If you've read our or someone else's description of graph theory, you may have guessed how we use it in our analytical methodology.
Since graph theory is useful in analyzing situations that can be modeled as a set of points connected by links, we use it to better understand what is going on in organizational workforces. We view every employee as a point in the network of all employees (even past employees if you have that data) who are linked to other employees when they work together to complete an organizational task. We can even create networks that contain employees who no longer work for your organization. (See our datasets for sale that include every U.S. Major League Baseball player who played in any league-sanctioned regular season game since 1914. That network includes almost 20,000 players!)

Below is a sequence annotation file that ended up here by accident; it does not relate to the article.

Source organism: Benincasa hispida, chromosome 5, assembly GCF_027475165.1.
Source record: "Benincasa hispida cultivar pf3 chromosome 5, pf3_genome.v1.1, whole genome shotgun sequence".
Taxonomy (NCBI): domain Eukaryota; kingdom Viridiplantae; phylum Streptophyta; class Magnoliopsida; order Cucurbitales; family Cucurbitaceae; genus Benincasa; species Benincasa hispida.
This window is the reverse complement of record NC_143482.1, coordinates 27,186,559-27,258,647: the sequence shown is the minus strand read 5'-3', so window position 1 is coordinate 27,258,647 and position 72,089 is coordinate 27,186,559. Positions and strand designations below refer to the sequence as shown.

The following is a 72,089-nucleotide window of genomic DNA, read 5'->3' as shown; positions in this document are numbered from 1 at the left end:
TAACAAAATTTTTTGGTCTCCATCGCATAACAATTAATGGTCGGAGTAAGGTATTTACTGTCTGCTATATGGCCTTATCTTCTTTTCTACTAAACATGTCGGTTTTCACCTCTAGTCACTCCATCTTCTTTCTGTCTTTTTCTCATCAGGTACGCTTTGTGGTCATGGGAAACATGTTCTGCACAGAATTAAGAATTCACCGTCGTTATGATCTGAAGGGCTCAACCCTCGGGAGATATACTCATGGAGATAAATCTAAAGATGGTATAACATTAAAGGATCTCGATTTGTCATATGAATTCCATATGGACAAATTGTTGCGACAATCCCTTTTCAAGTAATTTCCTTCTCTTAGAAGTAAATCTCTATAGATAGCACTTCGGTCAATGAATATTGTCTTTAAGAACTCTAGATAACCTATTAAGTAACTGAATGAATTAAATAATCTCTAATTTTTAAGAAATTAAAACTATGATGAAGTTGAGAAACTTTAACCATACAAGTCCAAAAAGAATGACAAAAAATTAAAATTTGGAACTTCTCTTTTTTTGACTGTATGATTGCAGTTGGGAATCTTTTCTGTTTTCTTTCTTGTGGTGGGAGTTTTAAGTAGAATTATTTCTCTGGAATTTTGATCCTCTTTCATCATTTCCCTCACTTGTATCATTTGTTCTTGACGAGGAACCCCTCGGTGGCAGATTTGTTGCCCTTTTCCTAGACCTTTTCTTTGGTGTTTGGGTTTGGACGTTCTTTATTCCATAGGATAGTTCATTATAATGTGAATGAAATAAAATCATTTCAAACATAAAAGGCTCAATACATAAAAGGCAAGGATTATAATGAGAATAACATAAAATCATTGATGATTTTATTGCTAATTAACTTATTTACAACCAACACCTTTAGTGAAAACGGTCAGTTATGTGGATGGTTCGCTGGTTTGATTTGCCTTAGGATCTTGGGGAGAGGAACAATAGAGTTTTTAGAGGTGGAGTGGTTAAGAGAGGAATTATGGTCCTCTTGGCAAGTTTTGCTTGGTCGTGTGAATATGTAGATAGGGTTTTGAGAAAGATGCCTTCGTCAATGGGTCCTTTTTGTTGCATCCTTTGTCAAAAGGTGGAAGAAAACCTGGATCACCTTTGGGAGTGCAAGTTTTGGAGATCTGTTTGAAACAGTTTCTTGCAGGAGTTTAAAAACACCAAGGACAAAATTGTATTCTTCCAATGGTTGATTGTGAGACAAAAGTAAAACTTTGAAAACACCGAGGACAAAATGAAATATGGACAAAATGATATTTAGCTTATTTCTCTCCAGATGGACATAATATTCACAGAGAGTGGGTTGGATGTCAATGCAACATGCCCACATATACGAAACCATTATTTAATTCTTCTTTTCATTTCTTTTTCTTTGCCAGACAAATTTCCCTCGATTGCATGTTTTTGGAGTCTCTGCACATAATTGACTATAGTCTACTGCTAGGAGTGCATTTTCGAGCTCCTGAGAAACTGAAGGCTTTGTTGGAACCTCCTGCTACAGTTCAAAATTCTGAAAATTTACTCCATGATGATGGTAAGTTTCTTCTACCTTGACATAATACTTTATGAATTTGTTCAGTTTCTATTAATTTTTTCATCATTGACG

Given any type of internal organizational system that contains connection-based data, we can calculate every single link that any employee has ever made to any other employee. We can do this even if the only data you have contains groups of people, such as project teams or workgroups, that came together to work on a task or project. Email systems also contain information about employees who made connections to each other so we can mine that data as well to do our analysis.
Our analytical methodology is much more realistic and precise than employee surveys that ask questions such as "Which co-worker do you think knows the most about this topic?" This is so because research shows that human beings have internal and sometimes subconscious biases for or against other people or topics. Research also shows that questionnaires often miss these biases, whereas our analytical process examines data based on what employees DO, not on what they SAY. So, you can move forward assured in the knowledge that you have results based on your employees actions, not their possibly biased statements.